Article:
Tuesday, March 10, 2015

Rodeo time in Texas - Animal abuse in approved form.

It's rodeo time in Texas, a tradition in my home-state that I went from loving as a child to despising as an adult. As I watch the facebook page posts by friends, I can't help but feel a little disgusted by the support they are offering to an industry that abuses and exploits animals purely for entertainment.

As a child, I remember heading to the Astro-dome in Houston. As we walked in, the smell of cows and horses was overwhelming. I loved every second of it, I was up close and personal with animals of all kinds and I LOVED them! I didn't know any better then. In my little mind, those cows lived wonderful lives out on a pasture 364 days out of the year and came inside for a few hours just to visit me on Rodeo day.

In my little mind, the barrel racers encouraged their horses with kind words, the bull riders challenged the bulls to a friendly competition and the calves involved in the calf-roping segments were just playing a fun game of chase with the 20 kids that were wildly chasing them through their pen. Reality check - that tiny little blond girl was wrong! 

Rodeos are a terrible place for any animal loving individual and just as I have vowed to never attend a circus or SeaWorld again, I feel the same about rodeos. 

Lately, friends have been sharing their kids riding sheep, ropin' goats or chasing calves all 'in the name of fun'. I'm sure this will make me unpopular with those boot-wearing, cowboy-hat-sporting friends and family, but let's explore the cruelty behind the scenes:

1. Mutton Bustin'
A watched a video yesterday that an old grade-school friend shared of her 8ish year old son participating in a Mutton-Bustin event. She proudly posted that he had won an award for this. In the video, I couldn't take my eyes off the terrified sheep. Basically, the kid hopped onto a sheep, held onto his coat as the sheep was released into a pen. At the far end of the pen, a flock of scared sheep waited. The sheep subjected to the 50 - 60 lb kid ran as fast as possible to join his herd, the kid held on, so he won a prize.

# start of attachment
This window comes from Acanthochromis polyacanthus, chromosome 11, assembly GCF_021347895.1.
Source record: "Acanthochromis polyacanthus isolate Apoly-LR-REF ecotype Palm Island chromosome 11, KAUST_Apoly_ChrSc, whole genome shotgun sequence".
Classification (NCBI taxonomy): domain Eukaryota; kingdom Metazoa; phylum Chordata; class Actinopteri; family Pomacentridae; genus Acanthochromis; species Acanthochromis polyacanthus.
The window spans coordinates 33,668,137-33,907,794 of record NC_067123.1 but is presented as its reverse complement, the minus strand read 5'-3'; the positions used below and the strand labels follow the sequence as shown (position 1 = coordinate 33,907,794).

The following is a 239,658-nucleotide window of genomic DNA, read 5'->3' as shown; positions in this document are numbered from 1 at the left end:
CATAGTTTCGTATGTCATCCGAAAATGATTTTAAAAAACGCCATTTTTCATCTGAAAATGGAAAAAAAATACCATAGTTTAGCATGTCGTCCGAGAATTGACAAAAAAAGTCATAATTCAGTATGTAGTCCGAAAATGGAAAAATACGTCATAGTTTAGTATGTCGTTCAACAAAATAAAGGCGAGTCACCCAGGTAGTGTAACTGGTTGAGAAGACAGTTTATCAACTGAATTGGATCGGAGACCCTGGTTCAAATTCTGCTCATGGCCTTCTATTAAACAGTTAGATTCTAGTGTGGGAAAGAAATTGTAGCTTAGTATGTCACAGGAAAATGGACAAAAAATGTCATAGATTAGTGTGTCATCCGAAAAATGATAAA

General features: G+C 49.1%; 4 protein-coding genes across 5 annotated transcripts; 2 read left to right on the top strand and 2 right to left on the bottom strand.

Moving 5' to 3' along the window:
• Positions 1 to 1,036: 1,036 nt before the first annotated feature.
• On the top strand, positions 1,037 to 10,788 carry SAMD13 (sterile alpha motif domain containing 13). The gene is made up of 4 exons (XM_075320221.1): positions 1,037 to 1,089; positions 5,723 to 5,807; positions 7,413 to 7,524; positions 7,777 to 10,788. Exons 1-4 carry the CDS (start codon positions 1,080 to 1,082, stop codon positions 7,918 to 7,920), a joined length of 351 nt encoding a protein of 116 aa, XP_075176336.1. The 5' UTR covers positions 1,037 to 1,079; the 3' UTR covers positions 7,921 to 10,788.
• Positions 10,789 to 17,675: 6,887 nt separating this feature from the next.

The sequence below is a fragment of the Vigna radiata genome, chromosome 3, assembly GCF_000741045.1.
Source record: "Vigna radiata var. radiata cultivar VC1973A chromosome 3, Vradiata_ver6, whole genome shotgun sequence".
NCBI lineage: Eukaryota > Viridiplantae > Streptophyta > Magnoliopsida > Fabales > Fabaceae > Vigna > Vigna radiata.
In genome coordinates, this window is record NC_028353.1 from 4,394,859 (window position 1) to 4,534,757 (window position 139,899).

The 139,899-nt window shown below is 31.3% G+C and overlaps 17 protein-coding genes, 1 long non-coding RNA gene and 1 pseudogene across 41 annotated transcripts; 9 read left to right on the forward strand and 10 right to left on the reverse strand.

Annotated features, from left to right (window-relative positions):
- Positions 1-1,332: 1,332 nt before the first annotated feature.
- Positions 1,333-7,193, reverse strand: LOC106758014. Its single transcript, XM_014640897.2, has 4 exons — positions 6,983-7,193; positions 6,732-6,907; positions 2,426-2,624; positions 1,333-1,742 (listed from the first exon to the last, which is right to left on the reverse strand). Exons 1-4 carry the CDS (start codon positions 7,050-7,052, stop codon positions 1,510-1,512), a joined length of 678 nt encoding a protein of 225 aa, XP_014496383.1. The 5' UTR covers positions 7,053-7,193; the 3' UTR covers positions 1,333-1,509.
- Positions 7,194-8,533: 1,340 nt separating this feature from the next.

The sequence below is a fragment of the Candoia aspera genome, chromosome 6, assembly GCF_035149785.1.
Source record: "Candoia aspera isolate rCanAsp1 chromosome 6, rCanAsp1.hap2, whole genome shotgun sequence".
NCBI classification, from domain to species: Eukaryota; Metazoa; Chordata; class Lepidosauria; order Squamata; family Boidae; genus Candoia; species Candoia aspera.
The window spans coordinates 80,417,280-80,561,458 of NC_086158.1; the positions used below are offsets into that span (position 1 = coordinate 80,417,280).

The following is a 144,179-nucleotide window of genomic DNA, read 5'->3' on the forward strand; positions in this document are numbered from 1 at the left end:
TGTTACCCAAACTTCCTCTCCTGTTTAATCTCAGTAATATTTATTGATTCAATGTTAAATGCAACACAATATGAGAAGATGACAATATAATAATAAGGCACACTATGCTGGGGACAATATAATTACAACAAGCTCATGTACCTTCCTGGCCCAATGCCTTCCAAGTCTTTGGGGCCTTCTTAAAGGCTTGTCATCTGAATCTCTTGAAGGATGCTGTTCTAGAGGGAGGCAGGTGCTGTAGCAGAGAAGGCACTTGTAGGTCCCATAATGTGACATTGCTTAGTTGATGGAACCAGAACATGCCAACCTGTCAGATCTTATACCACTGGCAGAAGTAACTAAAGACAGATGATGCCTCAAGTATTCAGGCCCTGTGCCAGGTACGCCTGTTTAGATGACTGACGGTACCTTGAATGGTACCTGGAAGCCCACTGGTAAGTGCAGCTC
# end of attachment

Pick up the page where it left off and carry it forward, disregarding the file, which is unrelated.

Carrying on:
What the kid or family probably didn't know is that many of these sheep die from this exposure. They suffer terrible injuries, most commonly broken ribs, which are left untreated. In addition, this event puts children at risk of injury. Imagine if they fell off and were trampled or if the animals they are abusing bit or kicked them. You can Google Rodeo injuries to children and I promise you will feel the same as I do after reading those stories.

2. Bull Riding
This is probably the worst of it. Bulls are bred specifically to be ridden. They are mishandled, treated with complete disregard for their safety. This is purely a game, the bulls don't matter and when they suffer from injuries like broken legs, broken ribs, burns, etc, they are usually left untreated. In addition, they are subjected to electric prods, spurs and 'bucking straps', which are straps of leather (I see the irony) or another 'durable' material, tightly cinched around their abdomen, causing extreme pain. This pain is so extreme, they buck and thus, the 'cowboys' get their chance to prove they are high and mighty by holding onto an animal in obvious pain. 

3. Calf Roping and Calf Wrangling
First of all, these are BABIES. These young calves are taken away from their families and forced into a pen where they are either chased down by a man on a horse who then tosses a rope around their heads, yanks them to the ground and proceeds to 'hog tie' them. The cowboy with the fastest time receives an award. This is horrifying and in any other context this would constitute jail time if done to either animals or humans. Why is it acceptable in a rodeo? 

Calf Wrangling involves a group of terrified baby cows being chased through a pen by a group of teenagers. In addition to being taken from the care of their mothers, these cows are subjected to kids jumping on them, knocking them to the ground and yanking them to a smaller pen where they are deemed a winner. Grand prize at the Houston rodeo was keeping the calf - so that means after this terrifying ordeal, these babies never see their mothers again. 

Twenty years ago, when I was attending the rodeo's with my family, animal cruelty was not a conversation. I wish now that it had been because I would never have supported such a sad organization. If the time comes for my husband and I to be parents, I will be happy to share the truth with my children. I hope that other parents do the same.

Stephanie Conrad
Pet Studio Art | Owner | Artist

Follow Pet Studio Art on Facebook!